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Is the federal government assisting organizations sell surveillance technologies to repressive governments? Sen. Ron Wyden (D-Ore.) desires to know, but the federal subagency has been tight-lipped about the information and facts.

In a letter sent on Saturday, Wyden asked the International Trade Administration (ITA), a sub-agency of the Commerce Division, for particulars on its function in assisting US firms sell their surveillance technologies to other nations. In the letter, Wyden — a privacy-conscious lawmaker who chairs the Senate Finance Committee — noted that he had been looking for an answer to that query considering the fact that final summer season.

In August 2022, the ITA confirmed to Wyden that it was “giving help” to organizations promoting surveillance technologies. But when asked, the sub-agency, Weeden writes, “did not offer particulars of these activities” or the distinct help the ITA presented due to “unspecified legal obstacles to uncovering additional [information].” In theory, this operate falls beneath the ITA’s purview to market American exports: the ITA’s site says it will aid organizations compete in foreign markets in anything from “steel” to “aerospace and defense.” But that does not take into account the prospective purchaser: repressive regimes that want to suppress civil liberties.

Wyden has great explanation to be suspicious. When the ITA published posts on its site outlining arenas ripe for the sale of surveillance and safety technologies, the nations described integrated not only clear allies like the United Kingdom, but other folks with a history of abusing surveillance technologies, such as Honduras, the Philippines, and India.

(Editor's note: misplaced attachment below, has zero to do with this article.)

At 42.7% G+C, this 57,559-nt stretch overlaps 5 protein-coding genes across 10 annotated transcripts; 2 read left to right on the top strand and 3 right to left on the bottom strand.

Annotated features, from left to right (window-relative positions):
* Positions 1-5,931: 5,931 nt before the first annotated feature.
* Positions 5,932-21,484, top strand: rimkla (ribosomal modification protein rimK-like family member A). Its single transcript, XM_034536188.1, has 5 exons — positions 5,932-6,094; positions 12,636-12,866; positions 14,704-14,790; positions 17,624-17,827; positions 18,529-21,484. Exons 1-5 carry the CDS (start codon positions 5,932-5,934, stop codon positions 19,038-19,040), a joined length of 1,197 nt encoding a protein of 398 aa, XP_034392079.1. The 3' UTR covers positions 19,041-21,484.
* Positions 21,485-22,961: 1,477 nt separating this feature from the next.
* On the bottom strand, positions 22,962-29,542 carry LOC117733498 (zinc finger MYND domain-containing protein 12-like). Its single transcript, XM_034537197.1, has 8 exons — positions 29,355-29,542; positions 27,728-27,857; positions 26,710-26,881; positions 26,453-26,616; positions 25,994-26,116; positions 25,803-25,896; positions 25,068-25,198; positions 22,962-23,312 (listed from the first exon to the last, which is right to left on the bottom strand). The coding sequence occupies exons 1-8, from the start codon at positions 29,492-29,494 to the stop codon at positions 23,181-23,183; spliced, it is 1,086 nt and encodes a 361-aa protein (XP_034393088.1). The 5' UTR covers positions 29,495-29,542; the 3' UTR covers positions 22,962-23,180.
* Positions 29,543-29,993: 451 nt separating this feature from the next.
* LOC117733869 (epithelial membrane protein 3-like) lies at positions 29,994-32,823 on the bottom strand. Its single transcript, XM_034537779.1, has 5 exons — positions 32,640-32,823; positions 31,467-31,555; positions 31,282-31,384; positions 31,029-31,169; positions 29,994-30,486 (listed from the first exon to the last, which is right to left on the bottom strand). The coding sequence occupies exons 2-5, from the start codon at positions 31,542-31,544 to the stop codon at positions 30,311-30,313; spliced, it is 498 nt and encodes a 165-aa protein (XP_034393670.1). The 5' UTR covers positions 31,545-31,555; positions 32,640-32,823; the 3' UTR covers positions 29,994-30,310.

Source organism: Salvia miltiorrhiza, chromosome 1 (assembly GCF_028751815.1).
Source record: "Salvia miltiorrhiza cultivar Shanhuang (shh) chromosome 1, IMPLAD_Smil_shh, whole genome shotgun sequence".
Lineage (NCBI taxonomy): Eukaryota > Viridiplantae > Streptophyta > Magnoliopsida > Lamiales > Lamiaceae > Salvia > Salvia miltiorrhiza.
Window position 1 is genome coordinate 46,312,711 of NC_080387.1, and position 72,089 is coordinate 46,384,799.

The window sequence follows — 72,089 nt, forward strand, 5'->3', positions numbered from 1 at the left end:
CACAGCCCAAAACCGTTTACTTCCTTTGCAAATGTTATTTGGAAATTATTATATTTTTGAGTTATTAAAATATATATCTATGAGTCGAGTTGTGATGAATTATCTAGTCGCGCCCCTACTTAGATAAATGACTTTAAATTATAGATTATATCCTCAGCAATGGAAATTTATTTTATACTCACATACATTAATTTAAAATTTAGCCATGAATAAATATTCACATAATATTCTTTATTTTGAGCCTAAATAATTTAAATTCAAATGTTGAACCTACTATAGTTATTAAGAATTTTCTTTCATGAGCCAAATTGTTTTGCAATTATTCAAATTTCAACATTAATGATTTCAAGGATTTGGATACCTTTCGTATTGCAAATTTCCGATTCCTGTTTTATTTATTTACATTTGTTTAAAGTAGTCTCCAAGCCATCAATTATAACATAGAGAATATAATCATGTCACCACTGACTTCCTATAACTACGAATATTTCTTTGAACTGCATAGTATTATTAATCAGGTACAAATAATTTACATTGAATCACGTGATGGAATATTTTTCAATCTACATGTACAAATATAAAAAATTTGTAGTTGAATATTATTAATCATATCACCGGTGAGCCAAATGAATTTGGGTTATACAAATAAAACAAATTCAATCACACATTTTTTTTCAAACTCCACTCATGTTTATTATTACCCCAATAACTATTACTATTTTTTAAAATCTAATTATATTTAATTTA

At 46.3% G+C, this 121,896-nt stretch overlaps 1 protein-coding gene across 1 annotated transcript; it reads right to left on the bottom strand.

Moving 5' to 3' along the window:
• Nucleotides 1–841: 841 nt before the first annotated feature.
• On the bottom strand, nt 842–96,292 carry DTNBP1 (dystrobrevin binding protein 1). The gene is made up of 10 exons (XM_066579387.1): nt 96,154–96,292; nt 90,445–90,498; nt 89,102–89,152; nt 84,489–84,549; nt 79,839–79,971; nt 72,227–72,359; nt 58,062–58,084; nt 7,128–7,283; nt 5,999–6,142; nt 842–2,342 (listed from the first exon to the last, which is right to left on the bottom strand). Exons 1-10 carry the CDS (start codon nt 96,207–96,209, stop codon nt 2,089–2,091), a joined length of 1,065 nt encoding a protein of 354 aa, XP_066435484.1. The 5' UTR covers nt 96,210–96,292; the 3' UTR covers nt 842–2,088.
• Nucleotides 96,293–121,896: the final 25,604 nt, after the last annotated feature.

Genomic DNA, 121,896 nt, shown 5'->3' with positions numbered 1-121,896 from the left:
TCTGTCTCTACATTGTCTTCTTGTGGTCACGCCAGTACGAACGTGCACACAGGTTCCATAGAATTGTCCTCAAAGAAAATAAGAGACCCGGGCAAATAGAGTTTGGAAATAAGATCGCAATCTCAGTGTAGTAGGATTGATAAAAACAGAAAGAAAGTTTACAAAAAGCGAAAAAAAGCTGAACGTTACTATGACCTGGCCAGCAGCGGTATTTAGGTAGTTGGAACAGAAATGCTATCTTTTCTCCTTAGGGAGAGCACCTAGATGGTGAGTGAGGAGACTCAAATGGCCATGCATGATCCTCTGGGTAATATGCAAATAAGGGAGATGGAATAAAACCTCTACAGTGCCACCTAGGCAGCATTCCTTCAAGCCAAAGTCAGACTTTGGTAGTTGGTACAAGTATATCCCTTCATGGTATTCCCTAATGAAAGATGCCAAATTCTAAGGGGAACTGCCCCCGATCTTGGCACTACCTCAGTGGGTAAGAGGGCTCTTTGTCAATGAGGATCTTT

Amnesty International has warned of the prospective harm of India’s increasing appetite for surveillance technologies, which is specifically worrying in light of the country’s enhanced persecution of Muslims. In its marketplace intelligence release on India, the ITA did not mention this crackdown. Rather, in February, the ITA told US firms that “the marketplace for surveillance systems in India is increasing” and “delivers possibilities for US exporters”. An additional post on “India’s surveillance and safety marketplace” noted “huge possibilities for US organizations” and that “surveillance systems are in demand across all sectors.”

Surveillance tools have been employed in Honduras to preserve state energy and drug trafficking. A 2021 ITA post on the nation noted that the country’s wish to cut down homicides and crime is an chance for safety technologies organizations. The president of the Philippines, Rodrigo Dueterte, has been applying surveillance technologies for years, potentially abusing human rights. Nevertheless, in 2020, ITA promoted the Philippine marketplace as an “chance in projects that call for higher-finish, sophisticated and sophisticated technologies, such as airport safety screening options.” The ITA’s posts include things like notes at the bottom encouraging US safety and surveillance organizations to get in touch with agency officials to “understand about safety and technologies possibilities” in the case of Honduras, as nicely as for “further information and facts” associated to the sector in the case of the Philippines and India, giving e mail for distinct employees.

Weeden noted in the letter that the ITA described an upcoming policy at a March meeting that would govern how sub-agency employees “will interact with surveillance technologies providers going forward,” but was not offered specifics.

The ITA did not respond to a request for comment.

The Biden administration has signaled its interest in curbing technologies-induced human rights abuses by endorsing the 2021 US-EU Trade and Technologies Council Joint Statement—which calls for “the application of new technologies in methods that … respect universal human rights,” and “keeping freedom of expression and the ideal to privacy,” amongst other protections.

“Thinking of [Biden] “Simply because of the Administration’s expressed interest in limiting the human rights abuses enabled by these technologies, the ITA need to be transparent about its previous and existing promotion of these technologies abroad,” Weeden wrote.

By Editor